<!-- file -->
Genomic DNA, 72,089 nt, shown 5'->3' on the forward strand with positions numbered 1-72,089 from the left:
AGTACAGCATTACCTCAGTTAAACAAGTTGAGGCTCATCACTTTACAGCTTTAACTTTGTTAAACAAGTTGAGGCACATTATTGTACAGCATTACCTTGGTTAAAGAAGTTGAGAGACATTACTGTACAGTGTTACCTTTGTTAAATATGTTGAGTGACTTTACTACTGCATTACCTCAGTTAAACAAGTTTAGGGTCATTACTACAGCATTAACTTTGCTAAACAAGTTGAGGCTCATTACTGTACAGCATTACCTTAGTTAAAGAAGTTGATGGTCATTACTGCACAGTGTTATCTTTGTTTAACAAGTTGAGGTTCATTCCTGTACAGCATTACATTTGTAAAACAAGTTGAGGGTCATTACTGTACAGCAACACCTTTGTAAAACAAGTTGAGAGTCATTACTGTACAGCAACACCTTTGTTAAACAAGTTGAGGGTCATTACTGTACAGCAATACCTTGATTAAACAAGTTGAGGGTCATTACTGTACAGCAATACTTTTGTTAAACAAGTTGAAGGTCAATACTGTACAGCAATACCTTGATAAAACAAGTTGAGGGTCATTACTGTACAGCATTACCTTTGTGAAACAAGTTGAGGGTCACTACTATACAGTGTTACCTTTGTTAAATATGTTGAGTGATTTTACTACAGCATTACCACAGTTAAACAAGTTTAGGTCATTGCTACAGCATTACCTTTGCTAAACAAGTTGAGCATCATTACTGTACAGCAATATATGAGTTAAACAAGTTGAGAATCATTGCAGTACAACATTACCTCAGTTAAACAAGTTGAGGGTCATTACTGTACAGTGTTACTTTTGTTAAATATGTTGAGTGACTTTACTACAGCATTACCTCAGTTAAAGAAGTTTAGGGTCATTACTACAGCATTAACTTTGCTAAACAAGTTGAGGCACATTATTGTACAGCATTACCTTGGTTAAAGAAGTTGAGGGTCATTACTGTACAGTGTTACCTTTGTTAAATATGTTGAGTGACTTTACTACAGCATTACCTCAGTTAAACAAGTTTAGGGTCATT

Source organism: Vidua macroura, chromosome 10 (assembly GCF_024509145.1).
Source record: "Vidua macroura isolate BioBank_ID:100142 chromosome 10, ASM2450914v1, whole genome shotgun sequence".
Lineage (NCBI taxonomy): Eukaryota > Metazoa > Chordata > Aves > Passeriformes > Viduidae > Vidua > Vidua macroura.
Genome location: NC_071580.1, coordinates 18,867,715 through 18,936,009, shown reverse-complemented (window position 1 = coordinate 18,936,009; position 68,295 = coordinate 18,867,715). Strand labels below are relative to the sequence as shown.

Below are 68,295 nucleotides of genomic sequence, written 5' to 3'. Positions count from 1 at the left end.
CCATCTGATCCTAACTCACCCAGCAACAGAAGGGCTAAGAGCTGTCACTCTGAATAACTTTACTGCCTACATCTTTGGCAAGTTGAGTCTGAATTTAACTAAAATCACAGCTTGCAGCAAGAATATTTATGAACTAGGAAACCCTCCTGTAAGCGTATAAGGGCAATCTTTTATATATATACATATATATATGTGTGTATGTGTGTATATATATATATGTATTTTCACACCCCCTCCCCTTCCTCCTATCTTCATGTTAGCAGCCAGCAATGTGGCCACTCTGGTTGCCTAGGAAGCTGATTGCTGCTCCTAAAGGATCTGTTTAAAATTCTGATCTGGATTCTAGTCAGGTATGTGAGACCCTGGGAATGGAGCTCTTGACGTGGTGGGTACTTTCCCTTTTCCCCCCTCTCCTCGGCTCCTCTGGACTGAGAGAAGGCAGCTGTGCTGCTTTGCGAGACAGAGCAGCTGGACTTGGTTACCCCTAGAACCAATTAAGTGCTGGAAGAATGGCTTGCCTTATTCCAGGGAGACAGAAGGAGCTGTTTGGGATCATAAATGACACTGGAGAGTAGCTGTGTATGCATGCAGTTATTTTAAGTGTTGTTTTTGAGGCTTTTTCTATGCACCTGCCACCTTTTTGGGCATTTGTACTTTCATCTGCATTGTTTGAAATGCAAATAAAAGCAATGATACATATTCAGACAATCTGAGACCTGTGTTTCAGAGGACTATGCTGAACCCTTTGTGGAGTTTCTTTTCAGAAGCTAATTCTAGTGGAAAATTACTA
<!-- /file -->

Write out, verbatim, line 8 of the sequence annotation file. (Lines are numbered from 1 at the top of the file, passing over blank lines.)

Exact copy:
CCATCTGATCCTAACTCACCCAGCAACAGAAGGGCTAAGAGCTGTCACTCTGAATAACTTTACTGCCTACATCTTTGGCAAGTTGAGTCTGAATTTAACTAAAATCACAGCTTGCAGCAAGAATATTTATGAACTAGGAAACCCTCCTGTAAGCGTATAAGGGCAATCTTTTATATATATACATATATATATGTGTGTATGTGTGTATATATATATATGTATTTTCACACCCCCTCCCCTTCCTCCTATCTTCATGTTAGCAGCCAGCAATGTGGCCACTCTGGTTGCCTAGGAAGCTGATTGCTGCTCCTAAAGGATCTGTTTAAAATTCTGATCTGGATTCTAGTCAGGTATGTGAGACCCTGGGAATGGAGCTCTTGACGTGGTGGGTACTTTCCCTTTTCCCCCCTCTCCTCGGCTCCTCTGGACTGAGAGAAGGCAGCTGTGCTGCTTTGCGAGACAGAGCAGCTGGACTTGGTTACCCCTAGAACCAATTAAGTGCTGGAAGAATGGCTTGCCTTATTCCAGGGAGACAGAAGGAGCTGTTTGGGATCATAAATGACACTGGAGAGTAGCTGTGTATGCATGCAGTTATTTTAAGTGTTGTTTTTGAGGCTTTTTCTATGCACCTGCCACCTTTTTGGGCATTTGTACTTTCATCTGCATTGTTTGAAATGCAAATAAAAGCAATGATACATATTCAGACAATCTGAGACCTGTGTTTCAGAGGACTATGCTGAACCCTTTGTGGAGTTTCTTTTCAGAAGCTAATTCTAGTGGAAAATTACTA